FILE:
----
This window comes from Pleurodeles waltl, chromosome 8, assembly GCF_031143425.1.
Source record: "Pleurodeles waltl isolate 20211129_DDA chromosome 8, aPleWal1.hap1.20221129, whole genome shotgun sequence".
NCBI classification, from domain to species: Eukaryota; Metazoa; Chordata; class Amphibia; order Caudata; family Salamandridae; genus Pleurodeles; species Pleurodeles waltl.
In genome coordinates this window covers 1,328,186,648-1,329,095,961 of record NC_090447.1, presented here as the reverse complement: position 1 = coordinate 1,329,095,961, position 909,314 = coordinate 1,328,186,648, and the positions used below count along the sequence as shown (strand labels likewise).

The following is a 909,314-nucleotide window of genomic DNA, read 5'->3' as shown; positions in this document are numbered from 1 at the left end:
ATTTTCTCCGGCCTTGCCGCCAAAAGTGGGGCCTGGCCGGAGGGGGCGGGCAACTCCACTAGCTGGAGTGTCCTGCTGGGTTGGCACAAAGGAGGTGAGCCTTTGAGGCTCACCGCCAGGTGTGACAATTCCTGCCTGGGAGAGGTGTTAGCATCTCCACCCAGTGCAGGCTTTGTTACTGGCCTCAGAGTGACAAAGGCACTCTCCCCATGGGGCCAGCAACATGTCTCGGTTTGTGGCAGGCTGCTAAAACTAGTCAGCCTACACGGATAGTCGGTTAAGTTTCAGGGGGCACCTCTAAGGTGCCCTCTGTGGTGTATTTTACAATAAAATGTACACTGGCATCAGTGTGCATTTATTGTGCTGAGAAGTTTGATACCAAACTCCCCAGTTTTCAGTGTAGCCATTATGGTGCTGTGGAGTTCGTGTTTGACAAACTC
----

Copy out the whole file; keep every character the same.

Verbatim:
This window comes from Pleurodeles waltl, chromosome 8, assembly GCF_031143425.1.
Source record: "Pleurodeles waltl isolate 20211129_DDA chromosome 8, aPleWal1.hap1.20221129, whole genome shotgun sequence".
NCBI classification, from domain to species: Eukaryota; Metazoa; Chordata; class Amphibia; order Caudata; family Salamandridae; genus Pleurodeles; species Pleurodeles waltl.
In genome coordinates this window covers 1,328,186,648-1,329,095,961 of record NC_090447.1, presented here as the reverse complement: position 1 = coordinate 1,329,095,961, position 909,314 = coordinate 1,328,186,648, and the positions used below count along the sequence as shown (strand labels likewise).

The following is a 909,314-nucleotide window of genomic DNA, read 5'->3' as shown; positions in this document are numbered from 1 at the left end:
ATTTTCTCCGGCCTTGCCGCCAAAAGTGGGGCCTGGCCGGAGGGGGCGGGCAACTCCACTAGCTGGAGTGTCCTGCTGGGTTGGCACAAAGGAGGTGAGCCTTTGAGGCTCACCGCCAGGTGTGACAATTCCTGCCTGGGAGAGGTGTTAGCATCTCCACCCAGTGCAGGCTTTGTTACTGGCCTCAGAGTGACAAAGGCACTCTCCCCATGGGGCCAGCAACATGTCTCGGTTTGTGGCAGGCTGCTAAAACTAGTCAGCCTACACGGATAGTCGGTTAAGTTTCAGGGGGCACCTCTAAGGTGCCCTCTGTGGTGTATTTTACAATAAAATGTACACTGGCATCAGTGTGCATTTATTGTGCTGAGAAGTTTGATACCAAACTCCCCAGTTTTCAGTGTAGCCATTATGGTGCTGTGGAGTTCGTGTTTGACAAACTC